Oddly to me, once most people reach a certain level of renown, they seem to turn into Oreo cookies. That is, famous people come to consider themselves a sort of brand name, and they feel the need to protect that brand. In the case of my former lover, he was at first enthusiastic when he heard I was writing a memoir. However, he later called me up and said that he and his wife didn't want the world to think that he had been "weird." I pointed out, with some justification, that he had, indeed, been weird. "Well, yes, but not that weird."
The problem seemed to be that he did not want me to reveal that he had once gallivanted around the sunny meadows of any family’s Vermont community, or as some think of it, a "hippie commune." Though he had created a book that laid bare many aspects of his own life and that of his family, he didn't want people to know that not only in the Sixties, but also for years after, he’d often visited the oldest community in Vermont.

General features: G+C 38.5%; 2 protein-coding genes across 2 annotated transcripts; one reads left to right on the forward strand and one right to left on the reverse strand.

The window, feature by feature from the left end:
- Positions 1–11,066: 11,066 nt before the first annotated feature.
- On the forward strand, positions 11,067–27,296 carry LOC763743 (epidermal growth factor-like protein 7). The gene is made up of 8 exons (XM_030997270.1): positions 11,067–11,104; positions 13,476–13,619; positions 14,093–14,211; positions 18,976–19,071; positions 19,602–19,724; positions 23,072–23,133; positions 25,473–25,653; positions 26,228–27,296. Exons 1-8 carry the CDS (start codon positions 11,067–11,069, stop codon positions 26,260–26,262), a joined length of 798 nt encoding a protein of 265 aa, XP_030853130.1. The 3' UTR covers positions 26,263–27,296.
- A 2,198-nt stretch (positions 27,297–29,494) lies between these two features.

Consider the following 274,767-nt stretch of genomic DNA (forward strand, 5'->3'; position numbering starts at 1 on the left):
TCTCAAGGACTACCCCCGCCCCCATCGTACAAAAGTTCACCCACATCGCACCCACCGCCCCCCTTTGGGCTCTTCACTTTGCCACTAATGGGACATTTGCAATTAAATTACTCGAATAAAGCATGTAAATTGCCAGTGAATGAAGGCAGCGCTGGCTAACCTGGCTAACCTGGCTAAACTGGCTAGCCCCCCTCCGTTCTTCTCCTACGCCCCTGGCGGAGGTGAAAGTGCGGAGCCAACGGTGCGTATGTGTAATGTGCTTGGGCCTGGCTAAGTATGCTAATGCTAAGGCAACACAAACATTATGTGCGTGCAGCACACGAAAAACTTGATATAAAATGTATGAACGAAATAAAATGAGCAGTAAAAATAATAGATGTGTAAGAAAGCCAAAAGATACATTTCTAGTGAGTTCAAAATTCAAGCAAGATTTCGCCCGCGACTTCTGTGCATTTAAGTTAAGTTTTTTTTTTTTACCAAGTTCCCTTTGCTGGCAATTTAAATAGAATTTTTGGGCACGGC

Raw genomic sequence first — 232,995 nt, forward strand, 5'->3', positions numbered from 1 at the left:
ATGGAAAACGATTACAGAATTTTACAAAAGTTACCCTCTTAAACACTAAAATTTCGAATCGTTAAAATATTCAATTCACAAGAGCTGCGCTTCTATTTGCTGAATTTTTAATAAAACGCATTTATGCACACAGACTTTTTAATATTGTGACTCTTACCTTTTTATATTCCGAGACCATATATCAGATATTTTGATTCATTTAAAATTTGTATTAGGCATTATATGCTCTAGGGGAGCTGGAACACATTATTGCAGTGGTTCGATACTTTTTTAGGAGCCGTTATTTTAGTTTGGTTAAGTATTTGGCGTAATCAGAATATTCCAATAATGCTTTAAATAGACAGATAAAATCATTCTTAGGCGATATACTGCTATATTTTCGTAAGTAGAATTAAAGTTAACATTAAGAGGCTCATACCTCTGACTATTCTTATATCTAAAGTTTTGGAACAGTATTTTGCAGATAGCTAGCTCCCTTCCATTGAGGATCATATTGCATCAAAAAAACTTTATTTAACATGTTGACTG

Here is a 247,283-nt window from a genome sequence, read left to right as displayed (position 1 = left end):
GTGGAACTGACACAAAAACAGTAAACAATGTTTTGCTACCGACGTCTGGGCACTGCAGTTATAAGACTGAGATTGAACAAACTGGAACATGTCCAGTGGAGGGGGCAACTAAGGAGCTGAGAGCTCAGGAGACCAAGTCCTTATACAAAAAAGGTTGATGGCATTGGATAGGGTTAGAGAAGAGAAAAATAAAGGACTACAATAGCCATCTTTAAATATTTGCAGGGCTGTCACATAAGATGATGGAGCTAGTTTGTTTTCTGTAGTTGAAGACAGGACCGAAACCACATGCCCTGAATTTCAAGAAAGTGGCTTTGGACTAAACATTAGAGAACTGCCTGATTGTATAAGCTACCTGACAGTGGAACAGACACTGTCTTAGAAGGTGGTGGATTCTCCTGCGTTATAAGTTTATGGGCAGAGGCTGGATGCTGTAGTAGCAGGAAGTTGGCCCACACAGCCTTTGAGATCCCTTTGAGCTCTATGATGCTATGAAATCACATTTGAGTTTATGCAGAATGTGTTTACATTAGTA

However, as he did finally reveal in his own work that he had visited a commune in Vermont (though he claimed he had only visited in the Sixties, when in fact we were well into the 1990s before he stopped coming up), I wonder whether the problem is not that he's ashamed of his hip past, but that he actually does not want people to know that he had an important, deep, and loving relationship with one of the women in that past.
The question then is, do I have the right to tell the story of my own life? At a writer's conference not too long ago, the memoirist Mary Kerr told me, "Take no guff." If she had bent to the will of her mother that she not publish her most famous book, The Liars' Club, it would have been lost to the many who read and enjoyed it.